John Doe admits to being surprised by the first summer date his legendary Los Angeles punk quartet X booked this year, this weekend at San Francisco’s Stern Grove.
“I’d always heard that concerts there were very quiet and serene. I didn’t think Stern Grove was supposed to get really rocking,” says the bassist-vocalist. “So I think that we’re going to, uh, shake things up there a little!” Punk among the pines — a perfect pandemic panacea, especially since the group has been eager to celebrate 2020’s “Alphabetland,” its first studio album in 35 years and a rollicking return to classic 1980s form.
To prepare for the show, Doe — who moved from Fairfax in Marin to Austin, Texas in 2017 — got together with original members of X (co-vocalist Exene Cervenka, guitarist Billy Zoom, drummer D.J. Bonebrake) for a Los Angeles rehearsal week at the end of June. Everyone was healthy, vaccinated and raring to go.
“It was strangely emotional to see each other,” he adds. “I thought, ‘Oh, everybody’s going to get together, and it’s going to be like, ‘Hi. How’s it going? OK, let’s get to work.’ But it was very sweet and quite touching to all be together in one place again.”
But the musician and actor has stayed busy during lockdown. Doing voiceovers for “Unplugged,” an upcoming animated film from director Paul McComas, was among his projects.
“It’s the story of a young rock and roller who tries to commit suicide, but then goes on a vision quest to find out who she is, and I’m one of the characters she meets on the road,” says Doe, who hit the silver screen in Allison Anders’ 1987 indie “Border Radio.”
Also slated for release this year: Geoff Marslett’s “Boardinghouse Reach” (playing John the Gunslinger) and Kurt St. Thomas’ “D.O.A. — the Movie,” in which he reprises Edmund O’Brien’s classic role as lethally-poisoned protagonist Frank Bigelow.
On his own, Doe has returned to San Francisco several times during the pandemic to perform live in KC Turner’s In Your Driveway (or Backyard) Concert Series.
He also mastered the lockdown art of live-streaming home performances, and became accustomed to the odd sensation of projecting energy while receiving zero applause. “Which made it very difficult to be in someone’s backyard and go, ‘Oh, my God, there’s people here, and they seem to be very happy, but now I don’t actually know how to speak in between songs because I haven’t had to do that in a while,’” he says.
But a few gigs in, he was back into raconteur rhythm, and on his next trip he was comfortable enough to bring merchandise along.
Back home in Austin, he spent his remaining time writing and recording “Fables in a Foreign Land,” a new solo concept album, set to be issued on Fat Possum in January. The storyline — rooted in coronavirus isolation — follows a pre-Industrial Revolution teen vagabond who’s forced to leave home after his parents are killed. Doe loved the idea of traversing America with no cellphone coverage, no automobiles, buses or trains: “Without all the stupid distractions around that we call progress,” he says, the kid’s prime directives are “just staying alive, sleeping on the ground, having enough to eat, while it’s just raining all the time.”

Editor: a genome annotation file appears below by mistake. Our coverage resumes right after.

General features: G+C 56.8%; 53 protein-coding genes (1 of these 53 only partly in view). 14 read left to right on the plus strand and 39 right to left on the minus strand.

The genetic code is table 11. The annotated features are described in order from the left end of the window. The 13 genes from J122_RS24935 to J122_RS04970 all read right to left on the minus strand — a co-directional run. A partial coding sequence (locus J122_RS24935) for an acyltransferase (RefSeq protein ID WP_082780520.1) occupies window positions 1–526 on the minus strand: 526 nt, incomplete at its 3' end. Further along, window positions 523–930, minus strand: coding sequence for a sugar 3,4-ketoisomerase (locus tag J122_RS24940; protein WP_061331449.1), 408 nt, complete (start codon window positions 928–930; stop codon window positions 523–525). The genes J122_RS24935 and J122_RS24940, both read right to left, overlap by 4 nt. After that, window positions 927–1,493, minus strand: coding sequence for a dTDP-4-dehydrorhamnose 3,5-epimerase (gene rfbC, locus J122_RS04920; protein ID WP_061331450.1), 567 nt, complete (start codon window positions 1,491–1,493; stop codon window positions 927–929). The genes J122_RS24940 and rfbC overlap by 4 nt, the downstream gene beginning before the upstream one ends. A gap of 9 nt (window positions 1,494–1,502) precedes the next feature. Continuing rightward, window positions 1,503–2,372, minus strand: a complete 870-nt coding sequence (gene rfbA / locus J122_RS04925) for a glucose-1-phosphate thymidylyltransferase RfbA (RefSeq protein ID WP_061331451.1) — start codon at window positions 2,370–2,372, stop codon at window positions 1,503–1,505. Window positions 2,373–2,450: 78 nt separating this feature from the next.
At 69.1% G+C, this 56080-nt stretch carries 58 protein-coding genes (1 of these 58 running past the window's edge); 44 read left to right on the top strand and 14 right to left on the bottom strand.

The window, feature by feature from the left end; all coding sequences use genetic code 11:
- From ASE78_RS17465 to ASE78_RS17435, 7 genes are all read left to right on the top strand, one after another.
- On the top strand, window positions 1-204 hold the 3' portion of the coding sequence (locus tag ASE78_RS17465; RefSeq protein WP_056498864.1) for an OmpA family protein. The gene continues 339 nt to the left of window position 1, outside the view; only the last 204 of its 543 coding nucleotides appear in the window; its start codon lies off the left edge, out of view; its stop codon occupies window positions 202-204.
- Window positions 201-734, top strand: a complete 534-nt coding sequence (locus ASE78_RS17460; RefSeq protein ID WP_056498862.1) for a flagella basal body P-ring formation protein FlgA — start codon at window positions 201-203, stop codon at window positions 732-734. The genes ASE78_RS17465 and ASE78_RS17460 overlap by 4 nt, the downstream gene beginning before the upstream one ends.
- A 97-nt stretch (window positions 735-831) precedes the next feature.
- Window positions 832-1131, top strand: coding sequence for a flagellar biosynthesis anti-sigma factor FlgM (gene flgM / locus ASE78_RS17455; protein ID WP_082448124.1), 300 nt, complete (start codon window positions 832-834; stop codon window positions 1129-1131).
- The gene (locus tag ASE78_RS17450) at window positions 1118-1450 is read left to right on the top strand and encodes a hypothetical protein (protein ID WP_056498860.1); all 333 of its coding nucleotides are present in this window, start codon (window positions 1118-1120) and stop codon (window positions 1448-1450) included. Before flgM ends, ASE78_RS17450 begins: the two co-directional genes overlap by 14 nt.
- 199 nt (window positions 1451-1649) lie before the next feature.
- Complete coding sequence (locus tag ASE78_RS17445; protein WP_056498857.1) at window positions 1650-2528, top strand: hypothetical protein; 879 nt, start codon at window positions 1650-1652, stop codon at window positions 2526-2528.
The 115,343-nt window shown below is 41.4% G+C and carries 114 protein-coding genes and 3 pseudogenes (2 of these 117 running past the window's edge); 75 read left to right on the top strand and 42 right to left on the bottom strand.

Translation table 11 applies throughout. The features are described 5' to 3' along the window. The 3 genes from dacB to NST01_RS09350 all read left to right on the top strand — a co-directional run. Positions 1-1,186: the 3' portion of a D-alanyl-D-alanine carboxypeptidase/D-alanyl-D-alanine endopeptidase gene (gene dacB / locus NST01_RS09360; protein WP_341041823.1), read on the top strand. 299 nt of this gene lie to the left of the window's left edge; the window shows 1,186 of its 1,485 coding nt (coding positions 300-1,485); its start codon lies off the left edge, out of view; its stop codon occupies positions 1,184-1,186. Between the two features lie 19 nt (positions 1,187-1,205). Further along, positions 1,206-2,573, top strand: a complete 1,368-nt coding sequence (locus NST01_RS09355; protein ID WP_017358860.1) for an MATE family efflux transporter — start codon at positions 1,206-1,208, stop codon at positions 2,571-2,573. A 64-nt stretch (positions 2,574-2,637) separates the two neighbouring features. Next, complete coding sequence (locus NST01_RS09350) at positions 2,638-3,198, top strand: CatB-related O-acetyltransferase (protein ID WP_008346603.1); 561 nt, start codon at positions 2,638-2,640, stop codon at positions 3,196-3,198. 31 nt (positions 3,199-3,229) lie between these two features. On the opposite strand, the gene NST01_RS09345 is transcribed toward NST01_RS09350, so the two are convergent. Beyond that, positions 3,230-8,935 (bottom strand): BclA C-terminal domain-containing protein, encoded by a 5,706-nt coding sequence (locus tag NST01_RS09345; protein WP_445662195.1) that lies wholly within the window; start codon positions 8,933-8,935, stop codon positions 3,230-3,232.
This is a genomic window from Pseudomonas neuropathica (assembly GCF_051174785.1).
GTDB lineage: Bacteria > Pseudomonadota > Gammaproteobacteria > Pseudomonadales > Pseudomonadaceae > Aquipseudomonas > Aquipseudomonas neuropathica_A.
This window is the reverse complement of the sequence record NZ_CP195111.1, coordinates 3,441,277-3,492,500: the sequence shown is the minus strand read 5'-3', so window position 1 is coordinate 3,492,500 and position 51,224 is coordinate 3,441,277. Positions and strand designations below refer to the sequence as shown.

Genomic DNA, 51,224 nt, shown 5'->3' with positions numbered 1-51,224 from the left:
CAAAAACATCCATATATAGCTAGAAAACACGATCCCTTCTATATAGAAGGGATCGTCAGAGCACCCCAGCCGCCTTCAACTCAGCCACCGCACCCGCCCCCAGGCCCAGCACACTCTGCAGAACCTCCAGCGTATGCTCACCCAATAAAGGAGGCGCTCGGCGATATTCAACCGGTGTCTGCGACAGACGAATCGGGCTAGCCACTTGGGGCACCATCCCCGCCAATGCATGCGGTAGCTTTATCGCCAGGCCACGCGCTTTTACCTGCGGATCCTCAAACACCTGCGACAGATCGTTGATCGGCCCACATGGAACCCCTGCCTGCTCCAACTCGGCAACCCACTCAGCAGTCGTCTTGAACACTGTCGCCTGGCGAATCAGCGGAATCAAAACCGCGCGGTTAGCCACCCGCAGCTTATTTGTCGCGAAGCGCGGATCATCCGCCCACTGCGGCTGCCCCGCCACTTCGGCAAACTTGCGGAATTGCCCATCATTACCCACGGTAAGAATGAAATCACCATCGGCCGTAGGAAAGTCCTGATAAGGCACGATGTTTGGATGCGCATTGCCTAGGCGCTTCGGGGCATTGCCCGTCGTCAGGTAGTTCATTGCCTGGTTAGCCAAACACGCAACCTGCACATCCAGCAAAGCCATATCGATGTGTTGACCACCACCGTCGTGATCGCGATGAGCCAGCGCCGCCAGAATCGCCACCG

“Fables” also features a co-write with one of the Doe’s heroes, Terry Allen, and another with Los Lobos’ Louis Pérez, who contributed lyrics in Spanish.
Doe added vocals to “She’s Automatic,” the new comeback from former X peers The Cruzados, since he and its bandleader Tony Marsico have been friends since the group’s early punk days as The Plugz.
Additionally, Foo Fighters anchor and huge X fan Dave Grohl recently shot a video with his daughter Violet in a duet on the early X chestnut “Nausea.”
Doe won’t be relaxing any time soon — X’s traditional X-Mas Holiday is back on this year, with bookings at The City’s Independent, Dec. 9-11.
Now, Doe just wants to get the “Alphabetland” memo out to those who missed it during lockdown.
“X has been really good to us,” he says. “But you know what? Anybody who goes through this and doesn’t have an increased sense of gratitude for what they have — unless they’ve lost someone who is near and dear to them? They should really just stop and think about how heartless they are, because they’re really the f——- Grinch.”
X and The Avengers appear at 2 p.m. July 26 at the free Stern Grove Festival at 19th Avenue and Sloat Boulevard. Reservations, which are required, do not guarantee entry. To join the waitlist, visit sterngrove.org.